To pull the thread you’ve picked up on a bit more, I think another place we might see Müller’s sense of caste in India and Europe is the relationship between Ramu Sood and Ian McLeod. Despite warnings of censure and exclusion, Ian decided to work for Ramu Sood; Ramu admits he only wants Ian’s English name; Ian spits back, angrily, that he’s Scottish; Ramu retorts that no one cares, it’s a name, and it’s a name that opens up mercantile possibility (over and above his own). Ian’s Scottishness comes up a fair bit in these episodes, as does his choice to work for a “native”–he’s portrayed as a race traitor even while he’s marked as decidedly not English. This relationship is one of the more interesting, with both men defying racialized (casted? classed?) expectations.

MJA: I’m curious, Ilyse, what you make of this show as television entertainment. While it’s been fun to unpack the historical period of the setting, what do you make of the plot itself?

For my part, I have to say I think episodes 5 and 6 finally paid off on a lot of the storylines that I was really uninterested in up to this point. The kiss between the mountaineer character did a great job of shaking things up and putting real pressure on Alice. The kiss between Aafrin and Alice was what we all knew was coming, even if it felt a little forced in that moment. But the big reveal that Adam is Ralph’s son and then the final scene of Jaya’s mysterious drowning have given this whole show an new energy. And we finally know what “Rakashas!” meant!

IMF: The history has been fun, but I have to say, I love TV. A lot. And these episodes finally felt like TV-drama instead of history-is-dramatic-drama. The writers seemed less concerned with introducing complex motifs to an audience and more interested in pushing character development in 5 & 6.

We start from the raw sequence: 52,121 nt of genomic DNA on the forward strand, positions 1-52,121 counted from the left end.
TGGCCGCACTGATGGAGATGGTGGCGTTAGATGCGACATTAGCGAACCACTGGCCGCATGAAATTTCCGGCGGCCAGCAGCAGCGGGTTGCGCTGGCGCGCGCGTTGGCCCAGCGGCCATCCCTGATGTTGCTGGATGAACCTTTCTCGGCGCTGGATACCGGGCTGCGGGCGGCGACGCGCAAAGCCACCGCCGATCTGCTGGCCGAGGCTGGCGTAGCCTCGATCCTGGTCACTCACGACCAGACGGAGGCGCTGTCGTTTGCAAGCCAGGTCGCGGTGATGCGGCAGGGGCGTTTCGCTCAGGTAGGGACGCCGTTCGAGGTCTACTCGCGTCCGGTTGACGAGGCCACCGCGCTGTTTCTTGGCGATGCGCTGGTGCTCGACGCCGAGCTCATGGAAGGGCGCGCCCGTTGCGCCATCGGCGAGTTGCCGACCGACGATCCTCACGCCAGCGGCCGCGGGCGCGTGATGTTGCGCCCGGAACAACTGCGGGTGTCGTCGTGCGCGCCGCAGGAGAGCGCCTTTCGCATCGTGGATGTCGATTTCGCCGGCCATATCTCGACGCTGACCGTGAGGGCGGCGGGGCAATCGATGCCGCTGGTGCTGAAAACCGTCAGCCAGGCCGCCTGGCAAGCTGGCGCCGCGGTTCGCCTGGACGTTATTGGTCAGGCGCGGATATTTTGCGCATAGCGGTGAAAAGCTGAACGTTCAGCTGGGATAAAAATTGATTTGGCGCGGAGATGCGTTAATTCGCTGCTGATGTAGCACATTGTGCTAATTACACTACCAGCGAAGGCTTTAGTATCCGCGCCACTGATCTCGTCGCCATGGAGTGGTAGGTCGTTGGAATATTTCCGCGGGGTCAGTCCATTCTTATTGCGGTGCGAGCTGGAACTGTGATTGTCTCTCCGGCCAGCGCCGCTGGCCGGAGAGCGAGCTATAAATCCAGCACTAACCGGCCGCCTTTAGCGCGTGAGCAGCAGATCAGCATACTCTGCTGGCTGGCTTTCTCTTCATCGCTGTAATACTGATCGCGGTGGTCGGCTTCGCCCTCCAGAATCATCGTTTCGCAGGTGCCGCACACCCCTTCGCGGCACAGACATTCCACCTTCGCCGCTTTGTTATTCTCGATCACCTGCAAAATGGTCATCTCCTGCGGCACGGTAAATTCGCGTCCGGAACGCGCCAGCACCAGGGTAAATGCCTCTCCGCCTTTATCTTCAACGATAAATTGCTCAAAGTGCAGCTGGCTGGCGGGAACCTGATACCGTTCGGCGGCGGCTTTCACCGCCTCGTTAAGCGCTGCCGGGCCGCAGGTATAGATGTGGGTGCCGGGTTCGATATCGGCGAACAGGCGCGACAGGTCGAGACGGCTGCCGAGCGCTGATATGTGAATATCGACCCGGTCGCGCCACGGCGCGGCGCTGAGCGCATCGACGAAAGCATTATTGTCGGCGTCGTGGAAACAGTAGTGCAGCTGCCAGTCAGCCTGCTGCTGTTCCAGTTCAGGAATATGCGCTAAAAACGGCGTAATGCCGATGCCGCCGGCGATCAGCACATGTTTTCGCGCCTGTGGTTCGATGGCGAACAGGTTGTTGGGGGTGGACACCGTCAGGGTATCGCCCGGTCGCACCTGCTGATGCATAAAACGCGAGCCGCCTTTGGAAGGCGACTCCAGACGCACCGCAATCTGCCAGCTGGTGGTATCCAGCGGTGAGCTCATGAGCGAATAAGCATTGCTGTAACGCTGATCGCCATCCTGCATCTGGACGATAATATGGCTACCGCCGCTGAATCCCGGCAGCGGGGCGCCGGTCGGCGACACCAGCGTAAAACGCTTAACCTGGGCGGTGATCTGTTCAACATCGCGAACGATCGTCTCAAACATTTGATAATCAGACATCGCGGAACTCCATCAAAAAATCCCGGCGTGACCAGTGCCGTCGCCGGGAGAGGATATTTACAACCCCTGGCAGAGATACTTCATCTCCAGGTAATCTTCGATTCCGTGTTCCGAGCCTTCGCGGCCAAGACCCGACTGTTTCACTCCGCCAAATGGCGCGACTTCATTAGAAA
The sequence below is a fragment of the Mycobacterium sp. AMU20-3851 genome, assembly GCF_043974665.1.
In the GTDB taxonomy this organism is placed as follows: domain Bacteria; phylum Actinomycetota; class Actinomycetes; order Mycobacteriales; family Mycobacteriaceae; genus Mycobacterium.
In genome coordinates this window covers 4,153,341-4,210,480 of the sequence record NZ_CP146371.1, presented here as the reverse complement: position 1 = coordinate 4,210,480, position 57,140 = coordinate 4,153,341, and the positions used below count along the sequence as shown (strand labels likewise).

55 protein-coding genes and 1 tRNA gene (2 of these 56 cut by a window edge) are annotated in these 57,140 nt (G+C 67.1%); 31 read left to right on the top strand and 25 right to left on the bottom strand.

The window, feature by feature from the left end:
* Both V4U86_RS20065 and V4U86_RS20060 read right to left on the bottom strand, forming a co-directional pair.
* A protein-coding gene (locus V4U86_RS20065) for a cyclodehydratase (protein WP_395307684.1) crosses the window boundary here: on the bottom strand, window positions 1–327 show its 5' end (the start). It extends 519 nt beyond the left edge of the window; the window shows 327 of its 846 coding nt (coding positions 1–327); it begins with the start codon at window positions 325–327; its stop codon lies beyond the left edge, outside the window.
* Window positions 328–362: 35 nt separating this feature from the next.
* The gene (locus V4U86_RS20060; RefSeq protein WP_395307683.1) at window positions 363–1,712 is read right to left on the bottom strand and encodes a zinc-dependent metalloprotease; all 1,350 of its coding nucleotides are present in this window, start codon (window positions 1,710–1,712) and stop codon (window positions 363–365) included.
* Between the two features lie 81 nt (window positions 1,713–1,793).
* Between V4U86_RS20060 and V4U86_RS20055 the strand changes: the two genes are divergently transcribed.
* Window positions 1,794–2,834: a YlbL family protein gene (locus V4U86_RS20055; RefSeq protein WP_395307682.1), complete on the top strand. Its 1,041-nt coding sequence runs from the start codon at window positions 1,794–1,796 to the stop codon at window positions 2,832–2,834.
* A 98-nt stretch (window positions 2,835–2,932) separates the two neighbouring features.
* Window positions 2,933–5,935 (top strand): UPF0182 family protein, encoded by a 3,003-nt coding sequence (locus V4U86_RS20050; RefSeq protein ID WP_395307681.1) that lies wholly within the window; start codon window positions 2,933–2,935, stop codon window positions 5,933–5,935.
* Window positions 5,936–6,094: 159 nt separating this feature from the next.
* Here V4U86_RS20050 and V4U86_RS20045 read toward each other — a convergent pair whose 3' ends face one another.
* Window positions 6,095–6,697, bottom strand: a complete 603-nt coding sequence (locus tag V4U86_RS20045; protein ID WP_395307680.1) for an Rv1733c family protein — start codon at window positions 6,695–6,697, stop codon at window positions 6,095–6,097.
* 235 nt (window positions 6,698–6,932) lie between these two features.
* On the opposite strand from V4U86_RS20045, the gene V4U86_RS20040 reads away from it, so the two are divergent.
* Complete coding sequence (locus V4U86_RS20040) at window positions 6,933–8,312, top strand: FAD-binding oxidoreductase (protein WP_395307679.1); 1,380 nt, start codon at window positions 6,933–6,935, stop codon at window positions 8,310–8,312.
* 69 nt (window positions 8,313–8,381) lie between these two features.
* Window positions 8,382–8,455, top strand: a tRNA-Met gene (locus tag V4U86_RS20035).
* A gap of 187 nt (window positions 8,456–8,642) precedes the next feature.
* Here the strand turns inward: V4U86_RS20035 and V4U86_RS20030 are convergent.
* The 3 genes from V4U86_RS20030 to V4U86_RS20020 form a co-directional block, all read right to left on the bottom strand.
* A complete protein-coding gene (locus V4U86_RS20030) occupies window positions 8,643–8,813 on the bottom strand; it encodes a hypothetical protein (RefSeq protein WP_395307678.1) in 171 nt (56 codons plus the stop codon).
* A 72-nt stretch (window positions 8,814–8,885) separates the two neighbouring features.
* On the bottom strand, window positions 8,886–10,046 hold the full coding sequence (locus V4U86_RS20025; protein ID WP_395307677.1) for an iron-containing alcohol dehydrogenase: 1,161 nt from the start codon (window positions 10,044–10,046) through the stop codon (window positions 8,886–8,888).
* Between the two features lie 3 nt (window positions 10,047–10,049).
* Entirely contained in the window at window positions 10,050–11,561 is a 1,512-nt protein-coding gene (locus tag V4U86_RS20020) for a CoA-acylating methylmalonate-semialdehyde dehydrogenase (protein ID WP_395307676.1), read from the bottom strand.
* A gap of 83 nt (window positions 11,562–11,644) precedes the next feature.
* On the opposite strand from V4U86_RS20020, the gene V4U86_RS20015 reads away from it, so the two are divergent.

That inevitable Alice and Aafrin kiss was so forced and so implausible. The story line between them went from a suggestion of interest, a passing glance to an epic-worthy love in an episode! The way the kiss went down–its publicness, for one, but also its spontaneity–just felt all wrong. The big reveal was good television, but I’m not so sure Jaya’s drowning was terribly mysterious! Didn’t she say, wistfully, in her stolen wedding sari, “You came!” Wasn’t Ralph supposed to meet her? I think we’re left connecting dots, and our Ralph may turn out to be a bit of a rakasha, after all.

MJA: Things I’m interested in:

The relationship between Ian McLeod and Ramu Sood could be fascinating if they give it more screen time.

I really don’t know what to make of Sita’s character. Should we feel bad that Aafrin is falling for Alice?

Will Sarah keep blackmailing Alice? There has to be more to that right?

IMF: I’m absolutely with you on Ian and Ramu. I think that could be good TV and interesting history.

I do not like Sarah. She’s awful. I hope there’s more to her, but if not, I hope we her less. Are we supposed to loathe her so that the love between Leena and Dougie (her husband) is either palatable or desirable?

How cute are Aafrin’s parents? They flirt, they nudge, they bicker, they hug, they love and seem to want to do right by each of their kids. #lifegoals.